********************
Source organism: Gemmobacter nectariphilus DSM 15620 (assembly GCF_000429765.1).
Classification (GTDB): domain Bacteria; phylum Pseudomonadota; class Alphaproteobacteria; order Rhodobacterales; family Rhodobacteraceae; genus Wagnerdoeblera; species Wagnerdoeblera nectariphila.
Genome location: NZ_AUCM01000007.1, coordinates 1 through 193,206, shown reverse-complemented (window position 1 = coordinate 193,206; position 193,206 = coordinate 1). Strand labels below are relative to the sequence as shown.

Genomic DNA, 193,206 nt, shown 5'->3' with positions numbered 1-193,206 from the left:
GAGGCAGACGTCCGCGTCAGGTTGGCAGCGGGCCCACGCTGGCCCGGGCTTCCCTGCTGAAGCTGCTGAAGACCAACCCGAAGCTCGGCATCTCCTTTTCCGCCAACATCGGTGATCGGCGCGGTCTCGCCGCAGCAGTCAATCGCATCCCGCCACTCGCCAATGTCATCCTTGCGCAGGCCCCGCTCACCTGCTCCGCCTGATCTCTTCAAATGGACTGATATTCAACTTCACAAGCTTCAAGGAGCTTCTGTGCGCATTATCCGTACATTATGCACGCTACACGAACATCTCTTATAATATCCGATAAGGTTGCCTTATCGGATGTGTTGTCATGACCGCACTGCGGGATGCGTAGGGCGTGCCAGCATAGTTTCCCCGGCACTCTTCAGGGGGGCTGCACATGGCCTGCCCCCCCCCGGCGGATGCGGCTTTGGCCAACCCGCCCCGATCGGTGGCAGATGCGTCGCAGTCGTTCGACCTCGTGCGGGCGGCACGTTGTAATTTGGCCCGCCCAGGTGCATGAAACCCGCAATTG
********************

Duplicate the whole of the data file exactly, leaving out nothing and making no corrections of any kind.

Source organism: Gemmobacter nectariphilus DSM 15620 (assembly GCF_000429765.1).
Classification (GTDB): domain Bacteria; phylum Pseudomonadota; class Alphaproteobacteria; order Rhodobacterales; family Rhodobacteraceae; genus Wagnerdoeblera; species Wagnerdoeblera nectariphila.
Genome location: NZ_AUCM01000007.1, coordinates 1 through 193,206, shown reverse-complemented (window position 1 = coordinate 193,206; position 193,206 = coordinate 1). Strand labels below are relative to the sequence as shown.

Genomic DNA, 193,206 nt, shown 5'->3' with positions numbered 1-193,206 from the left:
GAGGCAGACGTCCGCGTCAGGTTGGCAGCGGGCCCACGCTGGCCCGGGCTTCCCTGCTGAAGCTGCTGAAGACCAACCCGAAGCTCGGCATCTCCTTTTCCGCCAACATCGGTGATCGGCGCGGTCTCGCCGCAGCAGTCAATCGCATCCCGCCACTCGCCAATGTCATCCTTGCGCAGGCCCCGCTCACCTGCTCCGCCTGATCTCTTCAAATGGACTGATATTCAACTTCACAAGCTTCAAGGAGCTTCTGTGCGCATTATCCGTACATTATGCACGCTACACGAACATCTCTTATAATATCCGATAAGGTTGCCTTATCGGATGTGTTGTCATGACCGCACTGCGGGATGCGTAGGGCGTGCCAGCATAGTTTCCCCGGCACTCTTCAGGGGGGCTGCACATGGCCTGCCCCCCCCCGGCGGATGCGGCTTTGGCCAACCCGCCCCGATCGGTGGCAGATGCGTCGCAGTCGTTCGACCTCGTGCGGGCGGCACGTTGTAATTTGGCCCGCCCAGGTGCATGAAACCCGCAATTG